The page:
It was Nick’s* first year at college. He was studying to be an engineer. In his free time, he played jazz and read science fiction. One morning, his classmates found him hanging in the dorm’s bathroom. Another closed case in the history of college suicides.


More than 1,100 students at U.S. college campuses commit suicide per year. At the same time, hara-kiri rates are rising among university students in Japan, Korea, Italy, Hungary and beyond.

A minority of these students are athletes, but almost all of them are fiercely competing. Pushing body and mind to the limit. The rules of the game: maintain a 4.0 grade point average, become the leading figure in a campus group, work a part-time job, score a top-notch internship during the summer. To minimize student debt, graduate from a four-year program in two-and-a-half years. And don’t forget to go to the gym; twice a day is better than once. Insatiable ambitions reflecting the consumer-oriented mentality of the world we live in.

For some students, the close-knit cohabitation at college bonds them with one another. Classes and campus activities promote interactive learning experiences as well as the acquisition of new skills. “You’ll make friends that last a life-time,” parents tell their children. Many students do form a network to share happiness and sadness, fun and stress. Up and down, trial and error – college is the time to experiment. But for those without a net to catch them, the experimental challenges can go too far.

This loss of control, however, isn’t always visible to the outside. Prozac, Zoloft, Retalin and Ambien are on hand everywhere, but nowhere to be seen. Students dress to impress and wear the mask of the triumphant. Often you can’t tell who is really happy and who is faking it. Keep your suicidal urges to yourself, or the university will ask you to leave, as a recent TIME magazine article reports. From Cornell to Wright State University, parents, on the other hand, have started to sue colleges for their children’s suicides.

In the 1960s and 70s, the American Dream promised a reward for those who excelled. With the economy in full bloom, the youth had a prosperous future to aspire to. Tears, panic attacks and drugs were accepted as part of the struggle – the successful had to endure their share of suffering. Suicides were a sacrifice made on behalf of society’s advancement as a whole.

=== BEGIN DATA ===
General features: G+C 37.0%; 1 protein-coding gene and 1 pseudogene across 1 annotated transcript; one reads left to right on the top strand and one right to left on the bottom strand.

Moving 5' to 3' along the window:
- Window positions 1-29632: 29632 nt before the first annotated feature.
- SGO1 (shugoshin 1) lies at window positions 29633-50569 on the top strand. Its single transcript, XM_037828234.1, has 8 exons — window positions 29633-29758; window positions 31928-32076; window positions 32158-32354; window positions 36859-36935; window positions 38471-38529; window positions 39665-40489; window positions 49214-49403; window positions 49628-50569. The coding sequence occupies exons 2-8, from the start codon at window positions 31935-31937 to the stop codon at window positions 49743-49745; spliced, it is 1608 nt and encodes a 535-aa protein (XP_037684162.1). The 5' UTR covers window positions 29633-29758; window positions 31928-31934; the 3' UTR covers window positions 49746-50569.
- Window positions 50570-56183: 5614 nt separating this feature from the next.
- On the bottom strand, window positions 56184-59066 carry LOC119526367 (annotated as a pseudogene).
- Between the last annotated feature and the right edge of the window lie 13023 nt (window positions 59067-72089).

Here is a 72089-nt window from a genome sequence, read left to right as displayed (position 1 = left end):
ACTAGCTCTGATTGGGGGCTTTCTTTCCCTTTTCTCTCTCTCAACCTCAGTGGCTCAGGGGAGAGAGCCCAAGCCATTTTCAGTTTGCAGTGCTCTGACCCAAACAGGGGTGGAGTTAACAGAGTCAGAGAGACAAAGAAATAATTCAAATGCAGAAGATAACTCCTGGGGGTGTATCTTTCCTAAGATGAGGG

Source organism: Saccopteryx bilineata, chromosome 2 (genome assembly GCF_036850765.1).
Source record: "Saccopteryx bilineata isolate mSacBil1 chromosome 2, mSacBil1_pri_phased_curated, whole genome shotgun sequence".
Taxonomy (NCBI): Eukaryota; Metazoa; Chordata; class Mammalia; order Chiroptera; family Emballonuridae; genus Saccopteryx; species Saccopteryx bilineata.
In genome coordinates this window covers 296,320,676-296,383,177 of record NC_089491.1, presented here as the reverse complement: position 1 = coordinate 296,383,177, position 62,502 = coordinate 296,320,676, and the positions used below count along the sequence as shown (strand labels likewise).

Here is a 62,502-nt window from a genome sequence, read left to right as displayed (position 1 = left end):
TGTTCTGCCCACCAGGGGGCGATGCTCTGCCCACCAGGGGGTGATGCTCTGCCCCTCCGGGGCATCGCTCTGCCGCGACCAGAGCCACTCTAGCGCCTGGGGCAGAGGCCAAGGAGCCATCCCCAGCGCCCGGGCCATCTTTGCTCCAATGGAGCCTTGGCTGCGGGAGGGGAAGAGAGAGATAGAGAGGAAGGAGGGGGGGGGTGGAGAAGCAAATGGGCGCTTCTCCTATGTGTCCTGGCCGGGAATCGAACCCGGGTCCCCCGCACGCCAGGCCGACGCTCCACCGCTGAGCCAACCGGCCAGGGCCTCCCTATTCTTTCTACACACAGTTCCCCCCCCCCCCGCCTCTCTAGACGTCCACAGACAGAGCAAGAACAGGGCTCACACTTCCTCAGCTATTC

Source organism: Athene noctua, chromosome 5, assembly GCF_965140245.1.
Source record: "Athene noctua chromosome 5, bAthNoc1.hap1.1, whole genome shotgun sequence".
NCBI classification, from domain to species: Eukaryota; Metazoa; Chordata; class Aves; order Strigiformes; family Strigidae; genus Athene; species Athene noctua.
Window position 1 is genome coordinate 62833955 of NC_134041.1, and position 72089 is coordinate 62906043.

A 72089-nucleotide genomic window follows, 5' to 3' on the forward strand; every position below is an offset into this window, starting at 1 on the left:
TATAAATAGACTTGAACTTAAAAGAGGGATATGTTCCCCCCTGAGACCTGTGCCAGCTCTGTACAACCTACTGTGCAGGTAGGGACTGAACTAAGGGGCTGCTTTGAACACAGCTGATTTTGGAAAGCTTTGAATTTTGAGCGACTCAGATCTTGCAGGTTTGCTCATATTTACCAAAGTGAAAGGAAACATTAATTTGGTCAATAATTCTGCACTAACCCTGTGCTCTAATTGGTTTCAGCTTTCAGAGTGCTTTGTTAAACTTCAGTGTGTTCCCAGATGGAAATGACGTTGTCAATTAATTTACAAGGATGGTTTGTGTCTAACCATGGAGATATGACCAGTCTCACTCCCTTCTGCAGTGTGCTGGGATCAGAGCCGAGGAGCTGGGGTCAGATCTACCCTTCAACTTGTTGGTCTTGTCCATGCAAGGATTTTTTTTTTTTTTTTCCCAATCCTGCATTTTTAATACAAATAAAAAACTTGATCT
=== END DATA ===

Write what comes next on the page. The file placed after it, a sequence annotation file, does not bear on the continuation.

Now, colleges continue to provide a world-class education. But on a macro scale, the scenario has changed. The United States is no longer the world power; the BRICS are taking over fast. As the financial crisis is spreading from continent to continent, there are not enough jobs for the graduating army of academic overachievers. Enriched with knowledge, but burdened with student loans, the rosy future of today’s youth threatens to include faded food stamps and mobile homes. A potential alternative: going back to school, getting another degree. To advance, but where to?

It would be utopian to propose that mankind should re-center its ambitions and instead focus on peace and love. Competition and Darwinian natural selection are part of the human condition; Eve asked for it when she bit into the apple. Suicide, likewise, is too extensive, too intricate of an issue to solve in a simple-step process. However, to minimize the percentage of college students affected, change can start on a micro scale.


What did Nick sacrifice his life for? He consciously ignored the helpline stickers – did they not offer him a means of assistance? Among the thousands of fellow students – did he feel anonymous and thus alone? Would smaller class sizes have helped him make friends to confide in? If a counselor or faculty member had actively approached him, would he have spilled out his heart? Did his family pressure him to succeed? Could they have been more supportive? Did he actually want to attend university and become an engineer? Or was he troubled for reasons that had nothing to do with college?

As is the case with countless other young adults who decide to take their lives, Nick’s suicide leaves many questions open. One response, however, is quite possibly true: Nick failed to meet the demands and resist the pressures of today’s society. Our society, in turn, failed Nick, and continues to fail many others, by not offering them a life they could have considered worth living.

* Names have been changed.